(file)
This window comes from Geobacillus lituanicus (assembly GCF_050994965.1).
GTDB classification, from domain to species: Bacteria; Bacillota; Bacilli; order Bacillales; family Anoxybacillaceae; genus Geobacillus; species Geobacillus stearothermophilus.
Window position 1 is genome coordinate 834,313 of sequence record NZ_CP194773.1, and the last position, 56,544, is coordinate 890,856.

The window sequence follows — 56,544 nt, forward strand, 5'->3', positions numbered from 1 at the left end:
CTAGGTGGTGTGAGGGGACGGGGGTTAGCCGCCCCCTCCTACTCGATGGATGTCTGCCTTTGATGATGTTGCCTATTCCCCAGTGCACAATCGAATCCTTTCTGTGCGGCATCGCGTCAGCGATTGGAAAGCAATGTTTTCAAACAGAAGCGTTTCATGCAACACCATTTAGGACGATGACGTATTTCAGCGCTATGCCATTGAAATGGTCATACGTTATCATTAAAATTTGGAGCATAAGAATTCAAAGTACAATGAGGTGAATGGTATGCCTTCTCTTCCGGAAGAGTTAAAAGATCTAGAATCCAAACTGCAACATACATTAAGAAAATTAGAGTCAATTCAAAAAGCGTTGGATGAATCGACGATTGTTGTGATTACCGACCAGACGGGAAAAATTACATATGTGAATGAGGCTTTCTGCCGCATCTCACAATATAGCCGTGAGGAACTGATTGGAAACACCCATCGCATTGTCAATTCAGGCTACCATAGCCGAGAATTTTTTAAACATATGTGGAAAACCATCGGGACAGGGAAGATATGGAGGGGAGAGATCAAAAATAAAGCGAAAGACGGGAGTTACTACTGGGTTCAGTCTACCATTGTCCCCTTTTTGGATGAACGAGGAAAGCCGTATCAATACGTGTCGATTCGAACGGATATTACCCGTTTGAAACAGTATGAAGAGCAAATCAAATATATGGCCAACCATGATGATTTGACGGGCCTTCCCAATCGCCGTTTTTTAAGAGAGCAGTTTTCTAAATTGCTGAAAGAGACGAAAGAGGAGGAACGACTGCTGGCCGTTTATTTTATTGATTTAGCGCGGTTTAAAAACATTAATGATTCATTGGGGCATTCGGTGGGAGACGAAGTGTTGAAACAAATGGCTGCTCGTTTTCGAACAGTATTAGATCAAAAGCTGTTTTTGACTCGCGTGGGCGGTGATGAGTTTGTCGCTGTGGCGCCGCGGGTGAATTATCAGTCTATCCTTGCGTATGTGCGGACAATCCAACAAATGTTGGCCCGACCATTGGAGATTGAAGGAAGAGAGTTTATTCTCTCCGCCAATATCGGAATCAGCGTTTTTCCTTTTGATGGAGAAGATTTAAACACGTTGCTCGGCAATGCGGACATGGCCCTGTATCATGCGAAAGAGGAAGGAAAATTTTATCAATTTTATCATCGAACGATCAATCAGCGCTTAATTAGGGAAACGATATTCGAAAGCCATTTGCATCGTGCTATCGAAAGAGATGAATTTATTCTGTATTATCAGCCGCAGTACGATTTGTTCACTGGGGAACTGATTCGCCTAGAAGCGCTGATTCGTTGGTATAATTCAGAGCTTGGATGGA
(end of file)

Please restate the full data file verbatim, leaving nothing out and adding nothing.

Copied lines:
This window comes from Geobacillus lituanicus (assembly GCF_050994965.1).
GTDB classification, from domain to species: Bacteria; Bacillota; Bacilli; order Bacillales; family Anoxybacillaceae; genus Geobacillus; species Geobacillus stearothermophilus.
Window position 1 is genome coordinate 834,313 of sequence record NZ_CP194773.1, and the last position, 56,544, is coordinate 890,856.

The window sequence follows — 56,544 nt, forward strand, 5'->3', positions numbered from 1 at the left end:
CTAGGTGGTGTGAGGGGACGGGGGTTAGCCGCCCCCTCCTACTCGATGGATGTCTGCCTTTGATGATGTTGCCTATTCCCCAGTGCACAATCGAATCCTTTCTGTGCGGCATCGCGTCAGCGATTGGAAAGCAATGTTTTCAAACAGAAGCGTTTCATGCAACACCATTTAGGACGATGACGTATTTCAGCGCTATGCCATTGAAATGGTCATACGTTATCATTAAAATTTGGAGCATAAGAATTCAAAGTACAATGAGGTGAATGGTATGCCTTCTCTTCCGGAAGAGTTAAAAGATCTAGAATCCAAACTGCAACATACATTAAGAAAATTAGAGTCAATTCAAAAAGCGTTGGATGAATCGACGATTGTTGTGATTACCGACCAGACGGGAAAAATTACATATGTGAATGAGGCTTTCTGCCGCATCTCACAATATAGCCGTGAGGAACTGATTGGAAACACCCATCGCATTGTCAATTCAGGCTACCATAGCCGAGAATTTTTTAAACATATGTGGAAAACCATCGGGACAGGGAAGATATGGAGGGGAGAGATCAAAAATAAAGCGAAAGACGGGAGTTACTACTGGGTTCAGTCTACCATTGTCCCCTTTTTGGATGAACGAGGAAAGCCGTATCAATACGTGTCGATTCGAACGGATATTACCCGTTTGAAACAGTATGAAGAGCAAATCAAATATATGGCCAACCATGATGATTTGACGGGCCTTCCCAATCGCCGTTTTTTAAGAGAGCAGTTTTCTAAATTGCTGAAAGAGACGAAAGAGGAGGAACGACTGCTGGCCGTTTATTTTATTGATTTAGCGCGGTTTAAAAACATTAATGATTCATTGGGGCATTCGGTGGGAGACGAAGTGTTGAAACAAATGGCTGCTCGTTTTCGAACAGTATTAGATCAAAAGCTGTTTTTGACTCGCGTGGGCGGTGATGAGTTTGTCGCTGTGGCGCCGCGGGTGAATTATCAGTCTATCCTTGCGTATGTGCGGACAATCCAACAAATGTTGGCCCGACCATTGGAGATTGAAGGAAGAGAGTTTATTCTCTCCGCCAATATCGGAATCAGCGTTTTTCCTTTTGATGGAGAAGATTTAAACACGTTGCTCGGCAATGCGGACATGGCCCTGTATCATGCGAAAGAGGAAGGAAAATTTTATCAATTTTATCATCGAACGATCAATCAGCGCTTAATTAGGGAAACGATATTCGAAAGCCATTTGCATCGTGCTATCGAAAGAGATGAATTTATTCTGTATTATCAGCCGCAGTACGATTTGTTCACTGGGGAACTGATTCGCCTAGAAGCGCTGATTCGTTGGTATAATTCAGAGCTTGGATGGA